Canada, U.S. Sign ‘Pre-Clearance’ Agreement
U.S. Customs agents will be able to perform their duties in Canada—and vice versa—under a landmark border “pre-clearance” agreement signed by the two nations that will ease the movement of cargo and people by land, sea and air between the two countries. The new pact expands the existing one enacted in 2011 and resolves a longtime Canadian objection to armed U.S. agents working on the Canadian side of the border.
But, before the agreement can be activated, the results of a pilot project—in which cargo bound for the U.S. was inspected at Fort Erie, Ontario—has to be released before legislation can wind its way through Washington, D.C. and Ottawa, the Department of Homeland Security (DHS) says.
Complete details on the new and expanded Beyond the Border Agreement haven’t been forthcoming. But what is known is that it will allow agents to hold suspects in the other country—but not arrest them, as an agent from the host country would have to be present for an arrest. The agreement also establishes criminal liability for on-duty customs officers who commit criminal acts (off-duty officers are punished by the host country) and requires foreign agents to respect the host country’s laws.
The U.S. is currently the destination for nearly 80 percent of Canada’s exports, virtually all of which move by land; similarly, Canada is the single largest U.S. trade partner and the largest export market for U.S goods.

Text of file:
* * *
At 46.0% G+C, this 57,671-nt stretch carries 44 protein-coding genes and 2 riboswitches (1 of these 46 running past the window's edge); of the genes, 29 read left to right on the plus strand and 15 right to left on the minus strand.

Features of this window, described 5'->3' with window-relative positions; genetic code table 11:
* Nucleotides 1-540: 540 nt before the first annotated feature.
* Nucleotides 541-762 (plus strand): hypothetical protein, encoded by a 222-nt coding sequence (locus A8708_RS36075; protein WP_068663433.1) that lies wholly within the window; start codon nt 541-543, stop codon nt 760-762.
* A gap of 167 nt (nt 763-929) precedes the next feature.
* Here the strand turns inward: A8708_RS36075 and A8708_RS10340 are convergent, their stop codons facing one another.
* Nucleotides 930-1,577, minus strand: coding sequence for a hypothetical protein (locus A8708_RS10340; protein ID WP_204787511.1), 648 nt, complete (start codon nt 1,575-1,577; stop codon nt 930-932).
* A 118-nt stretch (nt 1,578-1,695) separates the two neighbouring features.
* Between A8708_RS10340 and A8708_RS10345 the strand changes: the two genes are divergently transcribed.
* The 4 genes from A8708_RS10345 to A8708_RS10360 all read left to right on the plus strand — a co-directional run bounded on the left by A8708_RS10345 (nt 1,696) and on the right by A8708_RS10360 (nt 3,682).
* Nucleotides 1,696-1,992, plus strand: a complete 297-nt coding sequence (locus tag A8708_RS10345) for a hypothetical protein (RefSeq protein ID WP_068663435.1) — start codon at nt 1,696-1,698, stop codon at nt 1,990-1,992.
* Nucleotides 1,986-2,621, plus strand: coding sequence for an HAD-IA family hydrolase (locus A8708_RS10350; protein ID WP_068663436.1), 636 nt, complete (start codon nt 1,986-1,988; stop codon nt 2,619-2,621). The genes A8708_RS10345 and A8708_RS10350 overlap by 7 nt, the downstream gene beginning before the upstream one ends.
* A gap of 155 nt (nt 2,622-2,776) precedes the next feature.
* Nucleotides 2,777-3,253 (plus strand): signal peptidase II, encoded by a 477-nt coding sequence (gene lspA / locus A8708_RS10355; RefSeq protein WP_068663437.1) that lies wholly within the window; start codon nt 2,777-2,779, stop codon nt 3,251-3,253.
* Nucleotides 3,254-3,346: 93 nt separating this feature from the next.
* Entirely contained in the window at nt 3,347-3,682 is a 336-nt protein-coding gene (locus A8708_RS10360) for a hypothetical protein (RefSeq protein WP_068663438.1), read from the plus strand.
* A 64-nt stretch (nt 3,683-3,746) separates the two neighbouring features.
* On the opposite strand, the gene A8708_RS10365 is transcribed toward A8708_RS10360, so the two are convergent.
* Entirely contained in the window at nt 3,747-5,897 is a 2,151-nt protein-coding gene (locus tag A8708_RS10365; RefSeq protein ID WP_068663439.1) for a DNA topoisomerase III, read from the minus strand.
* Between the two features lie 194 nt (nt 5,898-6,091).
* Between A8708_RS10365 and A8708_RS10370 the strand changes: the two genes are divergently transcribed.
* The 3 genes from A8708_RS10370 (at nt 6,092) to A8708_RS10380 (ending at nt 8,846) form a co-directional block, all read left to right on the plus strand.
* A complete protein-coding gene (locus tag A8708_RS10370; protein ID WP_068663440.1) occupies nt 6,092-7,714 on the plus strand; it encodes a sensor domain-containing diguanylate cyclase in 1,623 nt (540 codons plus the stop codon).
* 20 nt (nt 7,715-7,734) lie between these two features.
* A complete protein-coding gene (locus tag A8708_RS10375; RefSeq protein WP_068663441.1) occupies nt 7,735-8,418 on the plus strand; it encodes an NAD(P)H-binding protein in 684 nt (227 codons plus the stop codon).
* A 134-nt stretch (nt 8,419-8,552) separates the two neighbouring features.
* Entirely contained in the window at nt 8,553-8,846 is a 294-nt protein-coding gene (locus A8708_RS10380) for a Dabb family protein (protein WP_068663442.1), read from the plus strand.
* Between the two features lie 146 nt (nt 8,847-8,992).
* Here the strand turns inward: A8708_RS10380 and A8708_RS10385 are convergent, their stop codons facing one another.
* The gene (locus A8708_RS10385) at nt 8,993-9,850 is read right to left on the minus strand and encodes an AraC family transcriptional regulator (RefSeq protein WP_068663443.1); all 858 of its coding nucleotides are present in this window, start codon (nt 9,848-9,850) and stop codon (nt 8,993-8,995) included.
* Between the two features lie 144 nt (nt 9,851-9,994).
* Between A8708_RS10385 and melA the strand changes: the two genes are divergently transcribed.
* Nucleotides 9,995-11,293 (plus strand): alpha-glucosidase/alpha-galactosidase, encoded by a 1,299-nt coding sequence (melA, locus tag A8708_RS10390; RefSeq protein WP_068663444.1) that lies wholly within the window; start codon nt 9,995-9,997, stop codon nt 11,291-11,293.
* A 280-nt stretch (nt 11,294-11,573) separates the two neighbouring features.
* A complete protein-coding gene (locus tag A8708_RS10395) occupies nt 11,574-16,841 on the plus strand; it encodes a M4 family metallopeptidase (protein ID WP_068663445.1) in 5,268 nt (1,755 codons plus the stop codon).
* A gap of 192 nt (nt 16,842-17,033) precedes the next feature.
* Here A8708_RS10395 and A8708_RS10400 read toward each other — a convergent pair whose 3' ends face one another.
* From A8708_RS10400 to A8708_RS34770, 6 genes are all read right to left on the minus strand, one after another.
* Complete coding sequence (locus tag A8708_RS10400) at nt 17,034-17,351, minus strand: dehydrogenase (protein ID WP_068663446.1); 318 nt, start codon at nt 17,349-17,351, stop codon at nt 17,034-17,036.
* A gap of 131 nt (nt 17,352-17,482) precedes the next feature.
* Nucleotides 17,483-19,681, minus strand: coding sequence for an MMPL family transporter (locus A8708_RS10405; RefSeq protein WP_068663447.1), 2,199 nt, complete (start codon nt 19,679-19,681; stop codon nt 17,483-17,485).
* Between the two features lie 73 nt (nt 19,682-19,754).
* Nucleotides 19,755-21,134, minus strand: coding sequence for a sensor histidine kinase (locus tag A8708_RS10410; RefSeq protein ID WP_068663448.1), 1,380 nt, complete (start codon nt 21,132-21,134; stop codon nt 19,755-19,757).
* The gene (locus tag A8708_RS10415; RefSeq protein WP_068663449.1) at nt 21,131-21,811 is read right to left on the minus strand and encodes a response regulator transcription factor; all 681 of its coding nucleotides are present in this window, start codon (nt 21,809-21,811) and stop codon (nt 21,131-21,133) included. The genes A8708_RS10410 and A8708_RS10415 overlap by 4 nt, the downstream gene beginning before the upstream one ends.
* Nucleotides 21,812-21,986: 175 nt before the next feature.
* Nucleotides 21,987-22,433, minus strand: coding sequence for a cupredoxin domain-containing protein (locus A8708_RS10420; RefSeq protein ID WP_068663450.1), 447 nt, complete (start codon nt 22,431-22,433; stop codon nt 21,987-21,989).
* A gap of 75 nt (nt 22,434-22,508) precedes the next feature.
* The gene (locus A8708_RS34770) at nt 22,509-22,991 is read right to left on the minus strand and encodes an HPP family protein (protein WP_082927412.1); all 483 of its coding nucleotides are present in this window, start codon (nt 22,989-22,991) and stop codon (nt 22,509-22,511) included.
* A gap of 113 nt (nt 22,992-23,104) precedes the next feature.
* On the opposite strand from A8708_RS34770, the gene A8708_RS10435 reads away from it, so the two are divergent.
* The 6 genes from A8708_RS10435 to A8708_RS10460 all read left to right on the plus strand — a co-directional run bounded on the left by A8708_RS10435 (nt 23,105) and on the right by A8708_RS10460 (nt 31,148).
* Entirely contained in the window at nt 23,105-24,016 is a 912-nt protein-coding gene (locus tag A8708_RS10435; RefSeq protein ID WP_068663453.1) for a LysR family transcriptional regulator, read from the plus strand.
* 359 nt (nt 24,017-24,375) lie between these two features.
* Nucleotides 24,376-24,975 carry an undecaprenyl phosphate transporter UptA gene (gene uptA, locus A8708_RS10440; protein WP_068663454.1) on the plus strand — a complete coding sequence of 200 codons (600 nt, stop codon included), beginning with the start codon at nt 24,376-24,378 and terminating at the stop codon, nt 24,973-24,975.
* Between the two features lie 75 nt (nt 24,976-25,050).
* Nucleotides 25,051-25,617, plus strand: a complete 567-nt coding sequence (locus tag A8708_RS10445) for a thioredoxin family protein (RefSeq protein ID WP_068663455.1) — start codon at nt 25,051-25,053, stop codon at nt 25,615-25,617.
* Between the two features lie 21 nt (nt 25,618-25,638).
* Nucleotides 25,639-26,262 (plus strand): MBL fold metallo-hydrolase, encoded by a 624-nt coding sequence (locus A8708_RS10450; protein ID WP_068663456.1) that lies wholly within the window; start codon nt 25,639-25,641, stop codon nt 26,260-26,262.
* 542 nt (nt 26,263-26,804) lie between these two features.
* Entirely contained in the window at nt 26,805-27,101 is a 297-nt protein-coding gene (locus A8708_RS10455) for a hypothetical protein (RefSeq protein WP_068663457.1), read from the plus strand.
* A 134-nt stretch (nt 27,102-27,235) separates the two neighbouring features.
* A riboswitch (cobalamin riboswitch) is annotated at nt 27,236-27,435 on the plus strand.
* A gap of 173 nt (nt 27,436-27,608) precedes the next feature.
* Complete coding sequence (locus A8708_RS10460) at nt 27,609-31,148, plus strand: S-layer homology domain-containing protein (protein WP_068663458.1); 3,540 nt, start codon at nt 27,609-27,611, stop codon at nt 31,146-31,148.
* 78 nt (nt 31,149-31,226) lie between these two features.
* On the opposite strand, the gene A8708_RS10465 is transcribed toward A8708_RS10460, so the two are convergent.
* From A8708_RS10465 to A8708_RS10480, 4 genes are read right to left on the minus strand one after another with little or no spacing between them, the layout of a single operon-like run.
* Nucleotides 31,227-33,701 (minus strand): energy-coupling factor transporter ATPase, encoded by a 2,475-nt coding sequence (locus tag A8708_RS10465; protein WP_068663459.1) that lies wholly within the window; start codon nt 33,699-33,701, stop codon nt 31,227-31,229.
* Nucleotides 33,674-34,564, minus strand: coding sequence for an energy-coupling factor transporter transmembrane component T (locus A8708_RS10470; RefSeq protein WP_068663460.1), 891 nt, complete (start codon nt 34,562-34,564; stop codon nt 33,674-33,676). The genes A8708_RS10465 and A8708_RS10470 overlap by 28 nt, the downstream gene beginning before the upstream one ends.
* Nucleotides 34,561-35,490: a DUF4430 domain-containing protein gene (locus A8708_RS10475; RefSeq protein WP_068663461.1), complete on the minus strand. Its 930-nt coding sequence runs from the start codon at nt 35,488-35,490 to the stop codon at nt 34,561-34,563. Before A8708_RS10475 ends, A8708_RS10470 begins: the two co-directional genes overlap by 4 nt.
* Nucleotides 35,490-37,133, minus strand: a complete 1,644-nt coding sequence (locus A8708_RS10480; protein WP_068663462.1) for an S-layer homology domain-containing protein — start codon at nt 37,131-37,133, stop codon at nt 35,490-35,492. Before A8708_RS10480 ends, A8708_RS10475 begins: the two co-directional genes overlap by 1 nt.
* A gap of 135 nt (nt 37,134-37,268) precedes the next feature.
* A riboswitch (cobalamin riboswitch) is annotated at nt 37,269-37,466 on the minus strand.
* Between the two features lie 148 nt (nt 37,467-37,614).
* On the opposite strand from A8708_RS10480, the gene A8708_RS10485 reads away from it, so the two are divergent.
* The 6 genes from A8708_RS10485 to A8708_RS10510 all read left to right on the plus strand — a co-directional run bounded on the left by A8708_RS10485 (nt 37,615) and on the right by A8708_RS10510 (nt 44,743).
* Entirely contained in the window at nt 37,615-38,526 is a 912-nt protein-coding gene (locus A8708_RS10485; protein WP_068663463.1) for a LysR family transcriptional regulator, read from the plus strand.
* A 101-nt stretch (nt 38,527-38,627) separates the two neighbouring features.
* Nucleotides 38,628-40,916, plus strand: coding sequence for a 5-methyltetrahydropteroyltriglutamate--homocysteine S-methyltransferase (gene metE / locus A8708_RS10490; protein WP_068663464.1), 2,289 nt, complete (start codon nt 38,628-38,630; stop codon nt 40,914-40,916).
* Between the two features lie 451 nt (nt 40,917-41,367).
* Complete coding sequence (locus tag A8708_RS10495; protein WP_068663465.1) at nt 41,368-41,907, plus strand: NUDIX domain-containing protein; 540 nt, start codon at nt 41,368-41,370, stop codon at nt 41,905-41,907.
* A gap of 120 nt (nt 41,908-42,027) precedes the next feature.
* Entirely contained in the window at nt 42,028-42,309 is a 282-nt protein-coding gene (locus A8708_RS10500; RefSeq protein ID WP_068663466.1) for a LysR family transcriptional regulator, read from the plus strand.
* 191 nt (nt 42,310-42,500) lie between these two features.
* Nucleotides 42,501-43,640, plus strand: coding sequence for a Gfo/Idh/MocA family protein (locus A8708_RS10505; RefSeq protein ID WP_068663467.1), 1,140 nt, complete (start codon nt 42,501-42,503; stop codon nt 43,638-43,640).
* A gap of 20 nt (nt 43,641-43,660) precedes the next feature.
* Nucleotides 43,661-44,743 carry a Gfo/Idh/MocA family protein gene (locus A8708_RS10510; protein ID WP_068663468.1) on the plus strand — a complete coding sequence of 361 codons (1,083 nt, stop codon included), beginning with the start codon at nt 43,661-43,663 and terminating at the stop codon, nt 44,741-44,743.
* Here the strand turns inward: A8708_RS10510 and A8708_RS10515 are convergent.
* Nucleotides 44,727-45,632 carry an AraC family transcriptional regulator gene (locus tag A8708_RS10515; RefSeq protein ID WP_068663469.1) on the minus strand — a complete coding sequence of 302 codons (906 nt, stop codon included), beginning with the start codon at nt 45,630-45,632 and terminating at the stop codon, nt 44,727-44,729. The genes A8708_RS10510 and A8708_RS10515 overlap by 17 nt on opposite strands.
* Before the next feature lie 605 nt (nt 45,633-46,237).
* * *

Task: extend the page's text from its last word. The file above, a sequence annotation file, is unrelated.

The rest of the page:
One of the major cross-border points affected by the agreement is the Peace Bridge between the state of New York and southern Ontario, which alone serves as the conduit for the movement of $131 billion in goods annually between the U.S. and Canada. At the Peace Bridge, several issues would have to be resolved before the pre-clearance of U.S.-bound cargo could be shifted to the less-congested Canadian end of the bridge. U.S. Customs and Border Protection (CBP) would have to agree to the move, and then infrastructure improvements would be needed on the Canadian end of the bridge over the Niagara River.
“Implementing a pre-clearance model for movement of goods including ground and marine transport recognizes the importance of trade through all modes of delivery,” says Atlanta, Georgia-based express giant UPS, which accounts for the highest volume of daily cross-border goods activity between the U.S. and Canada.
The agreement, the company says, “will help to reduce congestion at key Canada-U.S. border crossings; and the use of improved border processes, such as the pre-clearance system, establishes greater efficiency for Canadian businesses and U.S. Customs authorities. It supports improved competitiveness for businesses engaged in trade, as it helps ensure speed to market for export goods.”
The new agreement comes as the latest legal hurdle to the construction of the new Detroit River International Crossing (DRIC) has been bested. The planned DRIC is a $4-billion, six-lane bridge that will connect Detroit, Michigan, and Windsor, Ontario, and replace the existing privately owned Ambassador Bridge.
Last July, a joint, non-profit U.S.-Canadian authority was created to oversee the construction, operation and maintenance of the DRIC, which “is needed for growing trade and for growing traffic at Canada’s busiest U.S. commercial border crossing,” says Canadian Transport Minister Lisa Raitt.
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